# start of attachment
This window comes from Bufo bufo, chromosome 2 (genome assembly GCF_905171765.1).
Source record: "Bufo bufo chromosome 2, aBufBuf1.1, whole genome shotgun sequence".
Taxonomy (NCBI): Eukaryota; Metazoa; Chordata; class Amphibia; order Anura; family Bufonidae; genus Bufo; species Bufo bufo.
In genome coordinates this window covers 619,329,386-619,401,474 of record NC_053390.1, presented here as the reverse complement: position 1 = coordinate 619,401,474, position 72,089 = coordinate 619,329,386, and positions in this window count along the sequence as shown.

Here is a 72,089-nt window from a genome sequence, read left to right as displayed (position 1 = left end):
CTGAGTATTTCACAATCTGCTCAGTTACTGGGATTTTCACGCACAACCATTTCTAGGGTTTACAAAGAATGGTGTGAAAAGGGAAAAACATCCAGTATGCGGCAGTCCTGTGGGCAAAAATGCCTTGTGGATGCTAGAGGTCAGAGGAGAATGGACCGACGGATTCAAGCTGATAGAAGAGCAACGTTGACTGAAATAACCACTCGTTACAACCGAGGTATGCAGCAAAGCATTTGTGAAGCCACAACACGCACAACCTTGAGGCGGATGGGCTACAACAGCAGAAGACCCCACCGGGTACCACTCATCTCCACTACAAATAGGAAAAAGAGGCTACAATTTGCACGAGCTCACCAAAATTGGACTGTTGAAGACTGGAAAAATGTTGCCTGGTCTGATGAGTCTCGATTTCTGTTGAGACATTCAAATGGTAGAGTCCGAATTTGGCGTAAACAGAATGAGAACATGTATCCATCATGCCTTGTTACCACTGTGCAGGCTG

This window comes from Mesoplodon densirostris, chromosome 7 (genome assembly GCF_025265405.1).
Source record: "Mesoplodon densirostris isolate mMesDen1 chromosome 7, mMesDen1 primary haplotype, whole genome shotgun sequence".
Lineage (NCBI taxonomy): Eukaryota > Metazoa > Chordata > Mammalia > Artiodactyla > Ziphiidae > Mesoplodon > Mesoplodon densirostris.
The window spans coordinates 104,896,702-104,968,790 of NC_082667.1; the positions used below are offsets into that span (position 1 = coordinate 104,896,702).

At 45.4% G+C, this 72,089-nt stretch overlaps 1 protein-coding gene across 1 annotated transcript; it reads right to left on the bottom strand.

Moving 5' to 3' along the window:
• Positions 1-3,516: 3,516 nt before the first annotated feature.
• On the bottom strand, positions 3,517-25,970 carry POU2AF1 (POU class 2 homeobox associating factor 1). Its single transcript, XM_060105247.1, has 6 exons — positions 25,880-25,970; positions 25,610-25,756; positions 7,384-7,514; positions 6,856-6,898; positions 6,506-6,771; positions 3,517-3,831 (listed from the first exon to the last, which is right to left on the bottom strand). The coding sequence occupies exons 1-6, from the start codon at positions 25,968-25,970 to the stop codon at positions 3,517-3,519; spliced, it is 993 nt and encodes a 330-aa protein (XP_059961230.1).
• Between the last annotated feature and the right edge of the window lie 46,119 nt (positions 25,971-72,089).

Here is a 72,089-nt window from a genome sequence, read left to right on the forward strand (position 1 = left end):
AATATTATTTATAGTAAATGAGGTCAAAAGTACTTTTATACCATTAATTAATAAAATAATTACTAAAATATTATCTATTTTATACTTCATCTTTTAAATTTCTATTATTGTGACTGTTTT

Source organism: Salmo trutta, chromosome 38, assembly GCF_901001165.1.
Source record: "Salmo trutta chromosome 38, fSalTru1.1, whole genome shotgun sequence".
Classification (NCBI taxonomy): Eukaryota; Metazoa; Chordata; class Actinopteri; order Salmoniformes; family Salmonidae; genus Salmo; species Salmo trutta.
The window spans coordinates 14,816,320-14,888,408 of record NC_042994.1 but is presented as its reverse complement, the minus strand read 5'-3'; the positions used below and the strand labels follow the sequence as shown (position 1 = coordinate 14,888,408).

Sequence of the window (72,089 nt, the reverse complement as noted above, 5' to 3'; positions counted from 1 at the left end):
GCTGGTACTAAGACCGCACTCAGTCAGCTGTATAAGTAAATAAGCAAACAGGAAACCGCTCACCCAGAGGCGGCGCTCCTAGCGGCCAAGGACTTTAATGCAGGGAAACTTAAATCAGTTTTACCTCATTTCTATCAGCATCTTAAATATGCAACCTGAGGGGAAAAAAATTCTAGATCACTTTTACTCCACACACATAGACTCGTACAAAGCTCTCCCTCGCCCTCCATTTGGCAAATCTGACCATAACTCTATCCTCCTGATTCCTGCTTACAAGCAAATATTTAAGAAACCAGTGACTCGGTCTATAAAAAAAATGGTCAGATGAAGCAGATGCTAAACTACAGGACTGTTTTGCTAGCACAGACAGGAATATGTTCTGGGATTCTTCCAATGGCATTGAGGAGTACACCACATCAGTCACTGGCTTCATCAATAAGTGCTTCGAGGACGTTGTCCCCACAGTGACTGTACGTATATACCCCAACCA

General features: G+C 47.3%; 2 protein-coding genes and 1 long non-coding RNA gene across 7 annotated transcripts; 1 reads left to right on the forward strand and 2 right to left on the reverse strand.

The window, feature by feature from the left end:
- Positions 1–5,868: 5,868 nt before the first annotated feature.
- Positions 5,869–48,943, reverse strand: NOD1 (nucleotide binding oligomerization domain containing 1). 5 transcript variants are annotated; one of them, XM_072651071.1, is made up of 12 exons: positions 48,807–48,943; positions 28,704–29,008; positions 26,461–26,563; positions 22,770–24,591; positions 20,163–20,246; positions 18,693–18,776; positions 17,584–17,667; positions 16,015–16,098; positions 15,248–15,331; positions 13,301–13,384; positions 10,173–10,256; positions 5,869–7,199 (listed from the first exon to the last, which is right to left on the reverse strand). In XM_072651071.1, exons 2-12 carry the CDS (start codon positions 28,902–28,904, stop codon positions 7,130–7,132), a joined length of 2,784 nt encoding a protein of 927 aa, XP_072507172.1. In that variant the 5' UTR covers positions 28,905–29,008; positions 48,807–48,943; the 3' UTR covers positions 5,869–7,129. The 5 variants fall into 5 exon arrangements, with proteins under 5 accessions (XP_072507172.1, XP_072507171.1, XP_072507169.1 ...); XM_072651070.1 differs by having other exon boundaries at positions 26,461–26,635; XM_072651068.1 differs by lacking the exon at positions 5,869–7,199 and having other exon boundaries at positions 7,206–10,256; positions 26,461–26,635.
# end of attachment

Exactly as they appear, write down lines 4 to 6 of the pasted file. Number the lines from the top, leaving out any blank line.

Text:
In genome coordinates this window covers 619,329,386-619,401,474 of record NC_053390.1, presented here as the reverse complement: position 1 = coordinate 619,401,474, position 72,089 = coordinate 619,329,386, and positions in this window count along the sequence as shown.

Here is a 72,089-nt window from a genome sequence, read left to right as displayed (position 1 = left end):
CTGAGTATTTCACAATCTGCTCAGTTACTGGGATTTTCACGCACAACCATTTCTAGGGTTTACAAAGAATGGTGTGAAAAGGGAAAAACATCCAGTATGCGGCAGTCCTGTGGGCAAAAATGCCTTGTGGATGCTAGAGGTCAGAGGAGAATGGACCGACGGATTCAAGCTGATAGAAGAGCAACGTTGACTGAAATAACCACTCGTTACAACCGAGGTATGCAGCAAAGCATTTGTGAAGCCACAACACGCACAACCTTGAGGCGGATGGGCTACAACAGCAGAAGACCCCACCGGGTACCACTCATCTCCACTACAAATAGGAAAAAGAGGCTACAATTTGCACGAGCTCACCAAAATTGGACTGTTGAAGACTGGAAAAATGTTGCCTGGTCTGATGAGTCTCGATTTCTGTTGAGACATTCAAATGGTAGAGTCCGAATTTGGCGTAAACAGAATGAGAACATGTATCCATCATGCCTTGTTACCACTGTGCAGGCTG